Sunday, January 27, 2013

Mutual Evocation

Scott Bradley

As he begins to draw the strings on what has in many ways been a speculative outpouring, Wu (The Butterfly as Companion) takes an inquisitive look back at himself in relation to what he has wrought. I find this helpful because he also asks the question for me who has similarly taken Zhuangzi as an occasion for a public self-examination.

One consideration concerns the relation between what Zhuangzi actually said and might have intended and what Wu has in some sense made him say. There is necessarily a disconnect. Even were the Zhuangzi a work whose precise meanings could be 'explained' (though it is not), it could still only be mediated through the thought and experience of another. Wu thus explains that his meditations are "a Chuang Tzu through myself". The most essential value of the Zhuangzi is that it can only evoke a response in and from us; whatever we come away with, it must be our own. Zhuangzi provides an occasion for us to think things through for ourselves.

This evocative character is made possible by Zhuangzi's purposeful ambiguities. Though distance, time and culture now add to the ambiguous mix, that ambiguity was there for the original readers, as well. "The guidelines within them [his writings] are undepletable, giving forth new meanings without shedding the old ones. Vague! Ambiguous! We have not got to the end of them yet!" exclaimed the author of the final chapter (while betraying a Confucian attachment to “guidelines”). (Ziporyn) For his part, Wu describes them with one of my favorite words: as a "mess". In other words, Zhuangzi never intended that we should learn the 'guidelines' of his philosophy so as to apply them, but that we should discover our own.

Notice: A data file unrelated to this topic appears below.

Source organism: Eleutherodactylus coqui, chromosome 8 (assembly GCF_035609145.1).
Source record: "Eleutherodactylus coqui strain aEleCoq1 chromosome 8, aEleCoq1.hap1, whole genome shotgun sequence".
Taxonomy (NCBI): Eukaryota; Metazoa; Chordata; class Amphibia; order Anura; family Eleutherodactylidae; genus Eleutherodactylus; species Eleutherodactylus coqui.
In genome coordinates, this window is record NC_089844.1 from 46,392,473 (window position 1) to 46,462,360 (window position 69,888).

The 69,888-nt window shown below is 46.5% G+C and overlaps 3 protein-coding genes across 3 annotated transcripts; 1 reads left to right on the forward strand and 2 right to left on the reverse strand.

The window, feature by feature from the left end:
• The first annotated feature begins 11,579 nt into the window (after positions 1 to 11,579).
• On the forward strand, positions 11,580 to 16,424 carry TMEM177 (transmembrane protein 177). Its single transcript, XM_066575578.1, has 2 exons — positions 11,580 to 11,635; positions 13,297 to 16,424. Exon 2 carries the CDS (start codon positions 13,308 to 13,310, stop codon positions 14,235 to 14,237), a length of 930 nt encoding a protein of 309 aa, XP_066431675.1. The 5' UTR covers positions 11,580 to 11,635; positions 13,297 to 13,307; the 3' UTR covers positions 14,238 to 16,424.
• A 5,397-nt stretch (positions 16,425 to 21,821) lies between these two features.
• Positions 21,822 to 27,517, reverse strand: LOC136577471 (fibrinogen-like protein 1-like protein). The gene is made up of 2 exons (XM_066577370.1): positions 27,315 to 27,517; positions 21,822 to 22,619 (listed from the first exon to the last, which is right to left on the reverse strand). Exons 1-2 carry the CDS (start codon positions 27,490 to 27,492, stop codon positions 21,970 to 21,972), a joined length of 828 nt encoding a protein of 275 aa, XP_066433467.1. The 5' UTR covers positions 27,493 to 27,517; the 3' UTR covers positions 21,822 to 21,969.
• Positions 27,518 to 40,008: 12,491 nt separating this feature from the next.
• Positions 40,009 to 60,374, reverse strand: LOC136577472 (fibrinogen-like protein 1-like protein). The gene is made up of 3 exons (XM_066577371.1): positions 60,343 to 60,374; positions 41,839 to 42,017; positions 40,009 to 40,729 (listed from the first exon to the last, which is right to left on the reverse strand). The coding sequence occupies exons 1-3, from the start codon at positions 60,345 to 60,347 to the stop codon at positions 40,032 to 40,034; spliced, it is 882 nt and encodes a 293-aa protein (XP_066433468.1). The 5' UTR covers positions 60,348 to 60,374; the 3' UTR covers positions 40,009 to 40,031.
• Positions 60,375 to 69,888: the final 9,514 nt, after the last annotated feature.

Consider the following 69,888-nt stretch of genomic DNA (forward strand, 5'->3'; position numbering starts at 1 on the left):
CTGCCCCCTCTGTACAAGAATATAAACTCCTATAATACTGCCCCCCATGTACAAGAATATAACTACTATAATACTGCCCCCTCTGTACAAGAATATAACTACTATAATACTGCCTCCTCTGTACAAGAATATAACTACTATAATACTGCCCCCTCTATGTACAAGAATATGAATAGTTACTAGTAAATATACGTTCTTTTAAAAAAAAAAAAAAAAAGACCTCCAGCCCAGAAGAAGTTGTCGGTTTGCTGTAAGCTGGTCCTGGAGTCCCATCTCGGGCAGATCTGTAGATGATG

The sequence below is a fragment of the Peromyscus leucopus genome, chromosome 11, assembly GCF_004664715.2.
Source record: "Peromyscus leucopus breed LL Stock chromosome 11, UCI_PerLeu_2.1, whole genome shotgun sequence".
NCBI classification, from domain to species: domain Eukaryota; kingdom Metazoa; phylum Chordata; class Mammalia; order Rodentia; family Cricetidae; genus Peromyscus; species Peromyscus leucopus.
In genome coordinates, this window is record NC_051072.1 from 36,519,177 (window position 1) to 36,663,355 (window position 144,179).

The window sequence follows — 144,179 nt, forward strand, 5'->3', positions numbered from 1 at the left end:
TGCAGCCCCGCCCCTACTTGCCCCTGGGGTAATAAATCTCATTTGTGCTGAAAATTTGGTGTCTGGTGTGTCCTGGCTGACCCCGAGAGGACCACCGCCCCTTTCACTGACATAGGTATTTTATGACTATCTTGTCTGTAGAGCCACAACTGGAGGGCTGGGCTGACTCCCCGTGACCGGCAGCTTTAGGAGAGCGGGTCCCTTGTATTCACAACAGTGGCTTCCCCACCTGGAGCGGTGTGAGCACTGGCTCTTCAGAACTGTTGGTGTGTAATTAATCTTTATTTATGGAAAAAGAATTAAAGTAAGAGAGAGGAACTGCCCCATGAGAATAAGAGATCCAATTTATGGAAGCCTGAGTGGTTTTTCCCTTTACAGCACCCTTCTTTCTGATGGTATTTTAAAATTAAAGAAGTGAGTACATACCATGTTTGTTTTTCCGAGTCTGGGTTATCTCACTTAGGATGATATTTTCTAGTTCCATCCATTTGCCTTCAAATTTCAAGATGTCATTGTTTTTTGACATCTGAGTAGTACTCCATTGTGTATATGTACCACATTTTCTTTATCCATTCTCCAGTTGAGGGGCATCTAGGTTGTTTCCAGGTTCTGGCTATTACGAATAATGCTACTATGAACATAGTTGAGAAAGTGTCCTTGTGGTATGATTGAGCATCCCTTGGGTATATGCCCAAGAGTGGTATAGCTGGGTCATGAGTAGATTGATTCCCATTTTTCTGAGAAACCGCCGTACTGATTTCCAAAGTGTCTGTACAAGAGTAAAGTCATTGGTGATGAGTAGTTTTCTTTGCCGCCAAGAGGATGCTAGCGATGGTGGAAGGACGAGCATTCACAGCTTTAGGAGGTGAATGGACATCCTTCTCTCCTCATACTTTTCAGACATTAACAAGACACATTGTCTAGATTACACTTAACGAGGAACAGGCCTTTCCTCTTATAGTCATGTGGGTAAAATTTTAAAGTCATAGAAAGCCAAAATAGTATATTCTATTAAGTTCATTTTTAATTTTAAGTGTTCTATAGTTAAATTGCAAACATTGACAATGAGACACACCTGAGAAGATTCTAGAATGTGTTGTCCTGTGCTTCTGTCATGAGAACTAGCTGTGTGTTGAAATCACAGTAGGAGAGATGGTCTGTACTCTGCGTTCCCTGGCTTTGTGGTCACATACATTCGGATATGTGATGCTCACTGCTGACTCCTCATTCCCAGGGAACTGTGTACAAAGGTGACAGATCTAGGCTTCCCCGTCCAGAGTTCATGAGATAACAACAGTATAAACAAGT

Wu points out that this is precisely what the Zhuangzi as a whole represents — a corpus of mutual evocation. Taking the first seven chapters (the Inner Chapters) as from the mind of Zhuangzi, we can see how most (but not all) of the 26 chapters that follow are unique personal responses to that thought. And Zhuangzi was himself writing in response to the responses of still others (Confucius, Mencius, Hui Shih, Yang Chu to name just a few).

I once sent an attempt at commentary to Dr. Ziporyn and his reply was to exclaim, by way of encouragement, that I was carrying on a tradition extending for more than two millennia (though he did not comment on the brilliance of my insights!). When I originally approached Trey with a view to sharing my writing on this site it was, in part, to find a place for an ongoing “mutual evocation”, a creative dialogue. Unfortunately, my very haphazard web accessibility has made that nigh impossible, though frankly, it does not seem that it would have happened in any case. No matter; Zhuangzi continues to evoke a response in me, and I in myself as I grapple with him, and, if you are reading this, it will be evoking something in you, one way or another. And that is the whole point. It does not matter that I am not a ‘teacher’; there is nothing to teach.

You can check out Scott's writings on Zhuangzi here.

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